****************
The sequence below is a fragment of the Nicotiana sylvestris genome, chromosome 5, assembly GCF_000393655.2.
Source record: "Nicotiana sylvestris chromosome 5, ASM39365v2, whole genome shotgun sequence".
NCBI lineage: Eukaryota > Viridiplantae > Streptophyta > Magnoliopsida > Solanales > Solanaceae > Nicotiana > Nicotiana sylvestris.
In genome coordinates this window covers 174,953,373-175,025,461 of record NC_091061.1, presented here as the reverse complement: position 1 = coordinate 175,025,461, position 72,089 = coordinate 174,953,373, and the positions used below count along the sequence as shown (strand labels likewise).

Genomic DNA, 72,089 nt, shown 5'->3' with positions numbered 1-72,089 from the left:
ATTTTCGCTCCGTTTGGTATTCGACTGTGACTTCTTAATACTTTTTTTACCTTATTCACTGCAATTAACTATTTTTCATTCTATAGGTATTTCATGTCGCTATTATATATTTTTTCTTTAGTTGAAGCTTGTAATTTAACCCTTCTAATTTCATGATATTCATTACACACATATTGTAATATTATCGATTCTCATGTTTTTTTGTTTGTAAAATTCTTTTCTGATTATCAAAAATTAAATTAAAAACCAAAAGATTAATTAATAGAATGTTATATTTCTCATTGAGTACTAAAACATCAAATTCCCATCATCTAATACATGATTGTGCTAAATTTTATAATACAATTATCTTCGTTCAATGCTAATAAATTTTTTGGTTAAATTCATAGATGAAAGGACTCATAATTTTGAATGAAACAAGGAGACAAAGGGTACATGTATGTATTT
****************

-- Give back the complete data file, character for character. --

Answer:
The sequence below is a fragment of the Nicotiana sylvestris genome, chromosome 5, assembly GCF_000393655.2.
Source record: "Nicotiana sylvestris chromosome 5, ASM39365v2, whole genome shotgun sequence".
NCBI lineage: Eukaryota > Viridiplantae > Streptophyta > Magnoliopsida > Solanales > Solanaceae > Nicotiana > Nicotiana sylvestris.
In genome coordinates this window covers 174,953,373-175,025,461 of record NC_091061.1, presented here as the reverse complement: position 1 = coordinate 175,025,461, position 72,089 = coordinate 174,953,373, and the positions used below count along the sequence as shown (strand labels likewise).

Genomic DNA, 72,089 nt, shown 5'->3' with positions numbered 1-72,089 from the left:
ATTTTCGCTCCGTTTGGTATTCGACTGTGACTTCTTAATACTTTTTTTACCTTATTCACTGCAATTAACTATTTTTCATTCTATAGGTATTTCATGTCGCTATTATATATTTTTTCTTTAGTTGAAGCTTGTAATTTAACCCTTCTAATTTCATGATATTCATTACACACATATTGTAATATTATCGATTCTCATGTTTTTTTGTTTGTAAAATTCTTTTCTGATTATCAAAAATTAAATTAAAAACCAAAAGATTAATTAATAGAATGTTATATTTCTCATTGAGTACTAAAACATCAAATTCCCATCATCTAATACATGATTGTGCTAAATTTTATAATACAATTATCTTCGTTCAATGCTAATAAATTTTTTGGTTAAATTCATAGATGAAAGGACTCATAATTTTGAATGAAACAAGGAGACAAAGGGTACATGTATGTATTT